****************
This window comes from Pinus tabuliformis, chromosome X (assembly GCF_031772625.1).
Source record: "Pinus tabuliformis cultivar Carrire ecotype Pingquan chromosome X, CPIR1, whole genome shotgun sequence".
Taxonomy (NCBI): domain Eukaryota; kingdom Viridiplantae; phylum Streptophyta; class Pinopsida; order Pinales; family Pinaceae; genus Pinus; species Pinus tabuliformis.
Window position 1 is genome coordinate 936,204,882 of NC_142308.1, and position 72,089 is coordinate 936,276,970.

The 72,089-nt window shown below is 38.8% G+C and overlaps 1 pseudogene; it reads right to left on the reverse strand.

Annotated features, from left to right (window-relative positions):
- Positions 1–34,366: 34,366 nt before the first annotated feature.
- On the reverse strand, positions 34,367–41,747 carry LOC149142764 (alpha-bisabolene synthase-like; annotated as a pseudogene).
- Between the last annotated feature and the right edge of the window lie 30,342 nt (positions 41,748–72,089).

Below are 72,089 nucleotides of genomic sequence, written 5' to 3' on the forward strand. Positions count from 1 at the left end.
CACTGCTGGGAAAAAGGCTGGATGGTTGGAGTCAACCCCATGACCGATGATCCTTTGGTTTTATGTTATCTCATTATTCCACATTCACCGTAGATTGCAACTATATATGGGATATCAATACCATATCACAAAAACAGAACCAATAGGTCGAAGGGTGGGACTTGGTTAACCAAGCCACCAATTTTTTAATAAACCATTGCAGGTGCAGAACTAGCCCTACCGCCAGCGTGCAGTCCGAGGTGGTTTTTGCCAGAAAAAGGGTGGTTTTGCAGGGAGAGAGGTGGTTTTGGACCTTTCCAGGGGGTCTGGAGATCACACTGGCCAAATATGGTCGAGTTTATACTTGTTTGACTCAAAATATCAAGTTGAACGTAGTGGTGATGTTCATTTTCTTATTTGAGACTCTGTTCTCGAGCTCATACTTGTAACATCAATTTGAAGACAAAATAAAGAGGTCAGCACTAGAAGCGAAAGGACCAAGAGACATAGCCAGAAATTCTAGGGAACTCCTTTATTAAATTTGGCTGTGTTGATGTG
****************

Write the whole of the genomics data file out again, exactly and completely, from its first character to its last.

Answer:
This window comes from Pinus tabuliformis, chromosome X (assembly GCF_031772625.1).
Source record: "Pinus tabuliformis cultivar Carrire ecotype Pingquan chromosome X, CPIR1, whole genome shotgun sequence".
Taxonomy (NCBI): domain Eukaryota; kingdom Viridiplantae; phylum Streptophyta; class Pinopsida; order Pinales; family Pinaceae; genus Pinus; species Pinus tabuliformis.
Window position 1 is genome coordinate 936,204,882 of NC_142308.1, and position 72,089 is coordinate 936,276,970.

The 72,089-nt window shown below is 38.8% G+C and overlaps 1 pseudogene; it reads right to left on the reverse strand.

Annotated features, from left to right (window-relative positions):
- Positions 1–34,366: 34,366 nt before the first annotated feature.
- On the reverse strand, positions 34,367–41,747 carry LOC149142764 (alpha-bisabolene synthase-like; annotated as a pseudogene).
- Between the last annotated feature and the right edge of the window lie 30,342 nt (positions 41,748–72,089).

Below are 72,089 nucleotides of genomic sequence, written 5' to 3' on the forward strand. Positions count from 1 at the left end.
CACTGCTGGGAAAAAGGCTGGATGGTTGGAGTCAACCCCATGACCGATGATCCTTTGGTTTTATGTTATCTCATTATTCCACATTCACCGTAGATTGCAACTATATATGGGATATCAATACCATATCACAAAAACAGAACCAATAGGTCGAAGGGTGGGACTTGGTTAACCAAGCCACCAATTTTTTAATAAACCATTGCAGGTGCAGAACTAGCCCTACCGCCAGCGTGCAGTCCGAGGTGGTTTTTGCCAGAAAAAGGGTGGTTTTGCAGGGAGAGAGGTGGTTTTGGACCTTTCCAGGGGGTCTGGAGATCACACTGGCCAAATATGGTCGAGTTTATACTTGTTTGACTCAAAATATCAAGTTGAACGTAGTGGTGATGTTCATTTTCTTATTTGAGACTCTGTTCTCGAGCTCATACTTGTAACATCAATTTGAAGACAAAATAAAGAGGTCAGCACTAGAAGCGAAAGGACCAAGAGACATAGCCAGAAATTCTAGGGAACTCCTTTATTAAATTTGGCTGTGTTGATGTG